Western blot analysis of pro- (IL-1β, TNF-α) and anti-inflammatory (IL-4, TGF-β) cytokines in rat brain (Aa) 2 weeks, (Ab) 8 weeks, and (Ac) 12 weeks after surgery. Integrated density histograms of pro- (a-1, b-1, and c-1) and anti-inflammatory (a-2, b-2, and c-2) cytokines in rat brain 2, 8 and 12 weeks after surgery, respectively. β-Actin was used as an internal control. The characters a, b, and c indicate significant differences (p < 0.05) among the SNI groups. SHAM OP represents the normal control.

mRNA expression of pro- and anti-inflammatory cytokines

The expression levels of pro-inflammatory (Tnf-α, Tlr-4) and anti-inflammatory (Il-4, Tgf-β) markers were analyzed in rat brains by RT-qPCR at 2, 8 and 12 weeks after surgery relative to the SHAM OP group. At 2 weeks, the expression of Tnf-α (SNI control: 5.6 ± 0.145, DPSCs: 3.6 ± 0.177, DF-DPSCs: 4.5 ± 0.181) and Tlr-4 (SNI control: 6.2 ± 0.152, DPSCs: 5.2 ± 0.119, DF-DPSCs: 5.1 ± 0.131) was higher in all three SNI groups (Fig. 4A). However, at 8 weeks, the expression significantly decreased (p < 0.05) in DPSCs (Tnf-α: 2.4 ± 0.087, Tlr-4: 4.5 ± 0.188) and DF-DPSCs (Tnf-α: 3.4 ± 0.244, Tlr-4: 1.2 ± 0.104) compared to controls (Tnf-α: 15.2 ± 0.084, Tlr-4: 24.0 ± 0.146) (Fig. 4B). Moreover, consistent results were found at 12 weeks in the controls (Tnf-α: 5.0 ± 0.108, Tlr-4: 1.4 ± 0.069), DPSCs (Tnf-α: 0.9 ± 0.03, Tlr-4: 0.3 ± 0.07) and DF-DPSCs (Tnf-α: 0.9 ± 0.051, Tlr-4: 0.4 ± 0.085) (Fig. 4C). In contrast, the expression of anti-inflammatory cytokines was lower at 2 weeks (Il-4 SNI control: 0.7 ± 0.059, DPSCs: 2.8 ± 0.207, DF-DPSCs: 1.9 ± 0.216; Tgf-β SNI control: 0.9 ± 0.069, DPSCs: 1.9 ± 0.112, DF-DPSCs: 1.9 ± 0.145) (Fig. 4D) while significantly increased (p < 0.05) at 8 weeks (Il-4 SNI control: 1.6 ± 0.090, DPSCs: 7.3 ± 0.129, DF-DPSCs: 6.4 ± 0.90; Tgf-β control: 3.9 ± 0.206, DPSCs: 12.2 ± 0.202, DF-DPSCs: 13.2 ± 0.253) (Fig. 4E) and 12 weeks (Il-4 SNI control: 2.3 ± 0.133, DPSCs: 3.5 ± 0.145, DF-DPSCs: 4.9 ± 0.253; Tgf-β SNI control: 2.4 ± 0.0.202, DPSCs: 9.9 ± 0.061, DF-DPSCs: 4.2 ± 0.234) (Fig. 4F).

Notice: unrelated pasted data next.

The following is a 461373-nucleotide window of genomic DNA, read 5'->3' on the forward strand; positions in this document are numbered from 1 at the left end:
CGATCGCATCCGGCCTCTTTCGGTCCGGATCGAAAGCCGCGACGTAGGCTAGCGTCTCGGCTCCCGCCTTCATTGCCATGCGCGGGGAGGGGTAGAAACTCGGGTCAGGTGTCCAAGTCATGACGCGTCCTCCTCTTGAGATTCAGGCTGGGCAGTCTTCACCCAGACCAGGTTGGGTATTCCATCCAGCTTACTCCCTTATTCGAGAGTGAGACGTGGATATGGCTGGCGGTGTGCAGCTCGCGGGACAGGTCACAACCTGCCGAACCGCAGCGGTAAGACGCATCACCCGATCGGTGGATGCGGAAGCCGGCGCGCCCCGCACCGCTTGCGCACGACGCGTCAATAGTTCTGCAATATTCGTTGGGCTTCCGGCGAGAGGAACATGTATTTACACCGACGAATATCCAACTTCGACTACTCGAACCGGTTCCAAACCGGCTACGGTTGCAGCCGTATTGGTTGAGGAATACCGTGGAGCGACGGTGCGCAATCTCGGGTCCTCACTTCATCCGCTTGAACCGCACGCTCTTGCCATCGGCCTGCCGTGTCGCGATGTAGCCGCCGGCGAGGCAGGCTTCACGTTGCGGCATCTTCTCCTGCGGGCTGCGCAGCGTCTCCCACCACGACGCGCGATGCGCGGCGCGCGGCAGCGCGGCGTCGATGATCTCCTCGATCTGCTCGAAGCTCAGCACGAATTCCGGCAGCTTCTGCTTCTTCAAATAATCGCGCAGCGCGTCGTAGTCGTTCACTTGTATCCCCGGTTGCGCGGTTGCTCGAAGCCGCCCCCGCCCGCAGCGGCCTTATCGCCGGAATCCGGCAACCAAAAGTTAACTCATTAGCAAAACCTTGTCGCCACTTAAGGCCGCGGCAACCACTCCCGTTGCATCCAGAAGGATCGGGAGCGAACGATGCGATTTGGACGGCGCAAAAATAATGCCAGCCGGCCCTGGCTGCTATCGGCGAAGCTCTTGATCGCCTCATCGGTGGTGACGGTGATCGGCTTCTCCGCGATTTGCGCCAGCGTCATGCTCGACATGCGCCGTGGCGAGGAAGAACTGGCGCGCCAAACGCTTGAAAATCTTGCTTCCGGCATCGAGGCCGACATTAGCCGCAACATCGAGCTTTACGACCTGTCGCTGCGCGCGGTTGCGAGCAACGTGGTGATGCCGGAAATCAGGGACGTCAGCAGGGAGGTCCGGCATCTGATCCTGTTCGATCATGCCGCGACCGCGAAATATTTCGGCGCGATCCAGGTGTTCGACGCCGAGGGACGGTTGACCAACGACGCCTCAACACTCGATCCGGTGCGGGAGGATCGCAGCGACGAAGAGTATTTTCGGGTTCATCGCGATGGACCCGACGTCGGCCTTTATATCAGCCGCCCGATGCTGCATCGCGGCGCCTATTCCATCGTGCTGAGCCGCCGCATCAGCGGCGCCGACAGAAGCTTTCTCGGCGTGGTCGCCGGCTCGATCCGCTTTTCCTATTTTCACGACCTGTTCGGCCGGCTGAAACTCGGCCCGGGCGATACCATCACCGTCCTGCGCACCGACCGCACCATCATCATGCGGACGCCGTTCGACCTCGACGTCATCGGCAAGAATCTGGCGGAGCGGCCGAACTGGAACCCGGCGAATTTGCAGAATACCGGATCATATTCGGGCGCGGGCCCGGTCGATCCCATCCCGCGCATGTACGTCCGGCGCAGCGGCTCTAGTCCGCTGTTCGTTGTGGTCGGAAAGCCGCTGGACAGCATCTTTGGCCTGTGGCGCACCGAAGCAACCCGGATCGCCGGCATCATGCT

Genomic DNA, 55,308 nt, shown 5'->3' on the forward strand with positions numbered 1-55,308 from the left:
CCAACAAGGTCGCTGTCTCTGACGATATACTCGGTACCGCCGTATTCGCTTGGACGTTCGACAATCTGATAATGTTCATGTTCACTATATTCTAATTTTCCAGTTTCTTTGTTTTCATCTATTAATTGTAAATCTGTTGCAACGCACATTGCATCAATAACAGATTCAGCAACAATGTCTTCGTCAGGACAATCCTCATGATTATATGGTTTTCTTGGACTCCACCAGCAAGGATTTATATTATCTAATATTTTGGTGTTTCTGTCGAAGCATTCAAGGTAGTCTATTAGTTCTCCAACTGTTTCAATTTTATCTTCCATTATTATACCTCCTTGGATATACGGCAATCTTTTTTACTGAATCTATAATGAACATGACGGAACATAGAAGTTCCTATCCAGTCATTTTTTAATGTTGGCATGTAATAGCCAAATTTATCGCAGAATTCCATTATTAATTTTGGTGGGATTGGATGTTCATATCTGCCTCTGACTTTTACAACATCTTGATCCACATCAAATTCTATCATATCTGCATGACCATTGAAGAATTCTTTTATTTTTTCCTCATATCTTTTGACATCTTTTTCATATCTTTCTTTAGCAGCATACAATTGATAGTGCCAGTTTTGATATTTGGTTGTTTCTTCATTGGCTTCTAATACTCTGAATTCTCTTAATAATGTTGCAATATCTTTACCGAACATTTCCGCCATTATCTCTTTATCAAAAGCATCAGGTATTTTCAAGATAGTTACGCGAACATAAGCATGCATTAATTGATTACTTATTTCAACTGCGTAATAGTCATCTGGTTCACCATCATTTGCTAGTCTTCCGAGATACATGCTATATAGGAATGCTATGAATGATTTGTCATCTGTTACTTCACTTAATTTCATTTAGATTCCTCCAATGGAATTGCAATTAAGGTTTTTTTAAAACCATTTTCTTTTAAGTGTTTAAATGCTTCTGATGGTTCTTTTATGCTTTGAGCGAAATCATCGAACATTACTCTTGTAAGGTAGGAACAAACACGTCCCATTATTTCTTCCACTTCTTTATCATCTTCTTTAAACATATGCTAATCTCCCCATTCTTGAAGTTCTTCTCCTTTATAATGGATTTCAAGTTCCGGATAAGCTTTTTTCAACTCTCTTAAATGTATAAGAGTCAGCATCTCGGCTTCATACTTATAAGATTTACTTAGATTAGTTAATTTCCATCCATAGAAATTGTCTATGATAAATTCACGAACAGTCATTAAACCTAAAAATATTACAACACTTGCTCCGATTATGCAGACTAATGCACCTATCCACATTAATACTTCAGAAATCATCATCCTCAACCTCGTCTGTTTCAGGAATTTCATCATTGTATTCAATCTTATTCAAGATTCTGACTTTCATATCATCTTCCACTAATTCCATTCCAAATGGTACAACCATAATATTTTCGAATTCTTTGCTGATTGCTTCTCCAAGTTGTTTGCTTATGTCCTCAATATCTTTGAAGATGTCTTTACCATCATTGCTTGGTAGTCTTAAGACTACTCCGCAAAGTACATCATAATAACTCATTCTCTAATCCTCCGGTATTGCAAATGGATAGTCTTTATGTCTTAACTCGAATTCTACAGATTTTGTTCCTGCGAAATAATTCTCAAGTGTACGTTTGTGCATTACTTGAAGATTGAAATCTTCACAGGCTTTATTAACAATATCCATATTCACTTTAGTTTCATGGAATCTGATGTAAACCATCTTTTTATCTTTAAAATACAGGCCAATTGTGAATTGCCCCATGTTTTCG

Figure 4
Figure 4

RT-qPCR analysis of inflammatory cytokines in rat brain. RT-qPCR analysis of pro- (Tnf-α, Tlr) and anti-inflammatory (Il-4, Tgf-β) cytokines in rat brain (A,D) 2 weeks, (B,E) 8 weeks, and (C,F) 12 weeks after surgery. The letters a, b, c, and d indicate significant differences (p < 0.05) in the expression of mRNA among the SHAM OP and SNI groups.

Antagonistic mechanistic analysis of pAMPK/SIRT1 and NFkB

Expression levels of neuro pain inhibition pathway-related NFkB and pAMPK/SIRT1, as an antagonist of NFkB, were analyzed in rat brains 2, 8 and 12 weeks after surgery in all groups. After 2 weeks, we found a high expression of pAMPK, SIRT1 and NFkB in SNI DPSCs. However, SNI DF-DPSCs had higher SIRT1, low NFkB and a similar expression of pAMPK compared to the SNI control group (Fig. 5Aa). After 8 weeks, both SNI DPSCs and SNI DF-DPSCs had high expression of these three proteins compared to the control (Fig. 5Ab). Between SNI DPSCs and SNI DF-DPSCs, pAMPK was higher in SNI DF-DPSCs; SIRT1 was higher in SNI DPSCs, while NFkB was the same in the two groups (Fig. 5Bb). Moreover, after 12 weeks, SNI DPSCs and SNI DF-DPSCs had high expression of pAMPK and SIRT1 compared to SNI control. However, SIRT1 expression was higher and NFkB expression lower in SNI DF-DPSCs (Fig. 5Bc). The expression pattern of these proteins in the SHAM OP group was comparatively equal to the SNI DPSCs and DF-DPSCs groups 8 and 12 weeks after surgery. Figure Ba–c shows representative relative band density histograms.

Figure 5
Figure 5

Western blot analysis of pAMPK, SIRT1 and NFkB in rat brain 2, 8 and 12 weeks after surgery. Western blot analysis of pAMPK, SIRT1 and NFkB (Aa) 2 weeks, (Ab) 8 weeks, and (Ac) 12 weeks after surgery. Integrated density histograms of pAMPK, SIRT1 and NFkB after 2, 8 and 12 weeks (Ba–c), respectively. β-Actin was used as an internal control. The characters a, b, c, and d indicate significant differences (p < 0.05) among the SNI groups. SHAM OP represents the normal control.

Immunohistofluorescence analysis of pAMPK, IL-1β, and NFkB in the brains of the SNI rat model

The expression of certain specific proteins was analyzed by immunohistofluorescence. We performed double antibody staining of rat brain sections at 2, 8 and 12 weeks for pAMPK/NFkB and IL-1β/NFkB and found a lower expression of pAMPK and a higher expression of NFkB in all of the SNI groups at 2 weeks (Fig. 6A). Similarly, the expression of IL-1β was relatively higher in controls compared to DF-DPSCs (Fig. 6A). However, 8 weeks after surgery, there was a higher expression of pAMPK in DPSCs and DF-DPSCs compared to the control and a lower expression of NFkB (Fig. 6B). Similarly, IL-1β expression was significantly down-regulated with NFkB (Fig. 6B). Similar results were found in the 12-week samples, showing significantly higher expression of pAMPK (Fig. 6C) and lower expression of IL-1β and NFkB (Fig. 6C).

Figure 6
Figure 6